#25 (permalink)  
 
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A pilot I knew used to call the Bell 222 the "good for nothing". I love the 222!
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Old 27th Feb 2017, 10:20
  #26 (permalink)  
 
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Noflynomore - I'm pretty sure it was mainly the Army Air Corps who referred to the Gazelle as the 'whistling chicken leg' or 'whistling sperm' due to its shape and fenestron whine.
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Old 27th Feb 2017, 11:11
  #27 (permalink)  
 
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wrench1

Sud Aviation joined Nord Aviation in 1970 to form SNI Aeropspatiale - this maybe where your 'SA' derivative comes from?

And I always thought the American name for the 365 was the "Doe' feeeeeen" ?!
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Old 27th Feb 2017, 16:05
  #28 (permalink)  
 
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Am I right in thinking that when the S76A was first introduced it was called the "S76 Spirit" but there were some legal complications ?
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Old 27th Feb 2017, 16:32
  #29 (permalink)  
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Not sure if there were problems for Sikorsky with Spirit but around the same time Cessna introduced the 303 Clipper, to which Pan Am objected via their lawyers as Clipper was their callsign. The 303 became the Crusader instead.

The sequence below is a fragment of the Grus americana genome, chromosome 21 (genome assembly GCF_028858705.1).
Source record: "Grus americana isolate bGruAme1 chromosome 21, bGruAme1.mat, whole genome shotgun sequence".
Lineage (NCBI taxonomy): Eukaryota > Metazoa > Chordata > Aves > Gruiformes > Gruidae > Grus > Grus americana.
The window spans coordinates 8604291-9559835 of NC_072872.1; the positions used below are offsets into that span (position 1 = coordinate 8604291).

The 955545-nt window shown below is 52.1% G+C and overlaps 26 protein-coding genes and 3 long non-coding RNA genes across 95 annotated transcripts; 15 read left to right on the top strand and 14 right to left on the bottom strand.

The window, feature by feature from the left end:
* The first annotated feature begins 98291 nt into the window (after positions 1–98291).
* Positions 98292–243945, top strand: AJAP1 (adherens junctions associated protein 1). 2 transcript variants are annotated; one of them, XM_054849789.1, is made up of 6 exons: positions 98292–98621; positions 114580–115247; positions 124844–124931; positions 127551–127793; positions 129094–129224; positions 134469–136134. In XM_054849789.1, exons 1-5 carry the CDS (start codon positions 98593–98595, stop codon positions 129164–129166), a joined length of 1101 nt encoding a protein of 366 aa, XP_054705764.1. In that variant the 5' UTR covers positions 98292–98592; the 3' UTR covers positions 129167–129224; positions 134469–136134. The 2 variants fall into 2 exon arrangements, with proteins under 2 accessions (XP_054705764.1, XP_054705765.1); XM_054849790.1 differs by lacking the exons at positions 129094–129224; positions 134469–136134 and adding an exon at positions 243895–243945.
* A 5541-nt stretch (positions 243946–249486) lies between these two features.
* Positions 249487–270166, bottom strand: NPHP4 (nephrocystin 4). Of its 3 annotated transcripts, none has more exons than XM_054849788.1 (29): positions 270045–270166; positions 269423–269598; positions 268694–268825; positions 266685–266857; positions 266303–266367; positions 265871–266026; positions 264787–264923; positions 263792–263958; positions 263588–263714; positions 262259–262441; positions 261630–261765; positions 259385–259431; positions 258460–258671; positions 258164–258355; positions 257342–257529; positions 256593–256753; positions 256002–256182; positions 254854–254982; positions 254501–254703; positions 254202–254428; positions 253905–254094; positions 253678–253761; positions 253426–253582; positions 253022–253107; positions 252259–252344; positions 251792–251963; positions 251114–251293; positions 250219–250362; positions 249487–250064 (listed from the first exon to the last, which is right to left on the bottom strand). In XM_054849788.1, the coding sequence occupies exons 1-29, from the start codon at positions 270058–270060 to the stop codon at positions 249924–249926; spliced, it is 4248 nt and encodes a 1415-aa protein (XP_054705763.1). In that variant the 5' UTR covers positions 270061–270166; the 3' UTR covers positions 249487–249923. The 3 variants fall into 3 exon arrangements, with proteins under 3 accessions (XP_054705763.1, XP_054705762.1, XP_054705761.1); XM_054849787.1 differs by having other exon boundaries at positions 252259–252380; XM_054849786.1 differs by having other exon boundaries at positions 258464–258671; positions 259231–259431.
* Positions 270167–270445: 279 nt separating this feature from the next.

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Old 27th Feb 2017, 18:07
  #30 (permalink)  
 
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The name 'Spirit' apparently upset the South Americans on some religious note. Our engineers called it the Plastic Pig.
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Old 27th Feb 2017, 20:47
  #31 (permalink)  
 
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I remember reading an article at the time about the S92 being developed from the UH60 and as such in keeping with the "Hawk" theme like Blackhawk, Sea Hawk, Nighthawk it was called the "Fat Hawk"...
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Old 28th Feb 2017, 00:20
  #32 (permalink)  
 
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I've never understood: